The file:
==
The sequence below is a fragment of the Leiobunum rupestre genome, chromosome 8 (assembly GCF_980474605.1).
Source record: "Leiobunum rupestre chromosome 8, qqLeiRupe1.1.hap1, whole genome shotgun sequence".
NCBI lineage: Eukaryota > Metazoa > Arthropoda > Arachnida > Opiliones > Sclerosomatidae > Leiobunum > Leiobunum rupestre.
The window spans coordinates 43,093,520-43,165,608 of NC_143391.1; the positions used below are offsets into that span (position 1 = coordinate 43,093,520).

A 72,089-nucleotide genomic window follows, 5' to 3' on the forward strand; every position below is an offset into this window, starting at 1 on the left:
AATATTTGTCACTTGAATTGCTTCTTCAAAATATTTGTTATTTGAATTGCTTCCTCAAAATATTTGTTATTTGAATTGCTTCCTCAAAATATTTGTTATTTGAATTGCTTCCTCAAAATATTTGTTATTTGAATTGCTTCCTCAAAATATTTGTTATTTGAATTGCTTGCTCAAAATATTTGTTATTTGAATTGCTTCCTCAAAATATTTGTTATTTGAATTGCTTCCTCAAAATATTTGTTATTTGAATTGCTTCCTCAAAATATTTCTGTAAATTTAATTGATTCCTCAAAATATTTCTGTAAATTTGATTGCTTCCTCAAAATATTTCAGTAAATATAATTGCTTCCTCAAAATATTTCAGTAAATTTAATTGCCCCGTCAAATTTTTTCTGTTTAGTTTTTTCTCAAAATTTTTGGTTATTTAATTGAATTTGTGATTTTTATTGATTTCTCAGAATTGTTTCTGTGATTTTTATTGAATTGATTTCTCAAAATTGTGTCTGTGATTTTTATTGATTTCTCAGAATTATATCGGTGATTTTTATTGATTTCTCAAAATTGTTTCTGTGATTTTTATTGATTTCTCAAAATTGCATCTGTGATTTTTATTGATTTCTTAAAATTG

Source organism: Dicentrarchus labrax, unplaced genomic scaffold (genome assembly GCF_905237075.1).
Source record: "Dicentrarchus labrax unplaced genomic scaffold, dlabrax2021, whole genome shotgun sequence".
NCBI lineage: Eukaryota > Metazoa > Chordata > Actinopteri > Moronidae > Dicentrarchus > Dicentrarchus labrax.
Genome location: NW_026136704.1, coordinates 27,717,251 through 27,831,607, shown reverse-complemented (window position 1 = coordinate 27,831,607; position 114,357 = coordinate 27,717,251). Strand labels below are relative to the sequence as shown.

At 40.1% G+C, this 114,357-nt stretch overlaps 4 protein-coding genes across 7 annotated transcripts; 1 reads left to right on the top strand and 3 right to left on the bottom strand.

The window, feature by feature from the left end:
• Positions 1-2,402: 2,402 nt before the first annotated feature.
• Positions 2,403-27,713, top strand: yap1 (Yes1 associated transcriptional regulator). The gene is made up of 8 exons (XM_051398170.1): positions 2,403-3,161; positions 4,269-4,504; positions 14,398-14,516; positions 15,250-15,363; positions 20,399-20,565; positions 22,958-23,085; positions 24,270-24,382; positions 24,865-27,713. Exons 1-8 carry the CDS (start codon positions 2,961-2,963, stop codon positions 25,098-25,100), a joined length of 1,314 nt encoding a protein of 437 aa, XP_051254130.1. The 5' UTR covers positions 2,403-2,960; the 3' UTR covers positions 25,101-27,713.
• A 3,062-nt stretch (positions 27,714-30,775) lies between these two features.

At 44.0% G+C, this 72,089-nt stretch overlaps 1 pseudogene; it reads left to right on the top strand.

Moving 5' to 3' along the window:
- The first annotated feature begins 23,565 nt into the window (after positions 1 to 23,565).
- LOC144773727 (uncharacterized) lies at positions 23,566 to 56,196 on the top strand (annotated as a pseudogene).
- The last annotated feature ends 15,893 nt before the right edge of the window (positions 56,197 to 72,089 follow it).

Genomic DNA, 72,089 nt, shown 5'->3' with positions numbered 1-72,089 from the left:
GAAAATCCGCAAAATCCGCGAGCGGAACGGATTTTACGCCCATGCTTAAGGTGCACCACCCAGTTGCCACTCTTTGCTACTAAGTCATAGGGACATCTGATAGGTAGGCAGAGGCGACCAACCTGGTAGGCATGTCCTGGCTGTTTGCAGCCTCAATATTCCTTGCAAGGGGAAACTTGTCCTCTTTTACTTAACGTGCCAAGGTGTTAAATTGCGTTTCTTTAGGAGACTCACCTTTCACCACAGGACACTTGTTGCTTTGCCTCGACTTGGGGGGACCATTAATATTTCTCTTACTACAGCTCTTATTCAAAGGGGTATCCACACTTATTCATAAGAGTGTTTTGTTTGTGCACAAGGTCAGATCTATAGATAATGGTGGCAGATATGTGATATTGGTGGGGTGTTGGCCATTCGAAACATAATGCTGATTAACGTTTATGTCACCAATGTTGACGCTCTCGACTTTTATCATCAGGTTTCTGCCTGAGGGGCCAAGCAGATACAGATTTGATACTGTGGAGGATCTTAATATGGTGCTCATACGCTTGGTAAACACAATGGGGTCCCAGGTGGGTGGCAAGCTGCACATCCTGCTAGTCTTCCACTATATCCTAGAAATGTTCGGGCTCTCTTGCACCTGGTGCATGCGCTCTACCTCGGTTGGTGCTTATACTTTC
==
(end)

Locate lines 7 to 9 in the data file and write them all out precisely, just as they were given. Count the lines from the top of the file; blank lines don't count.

Source organism: Dicentrarchus labrax, unplaced genomic scaffold (genome assembly GCF_905237075.1).
Source record: "Dicentrarchus labrax unplaced genomic scaffold, dlabrax2021, whole genome shotgun sequence".
NCBI lineage: Eukaryota > Metazoa > Chordata > Actinopteri > Moronidae > Dicentrarchus > Dicentrarchus labrax.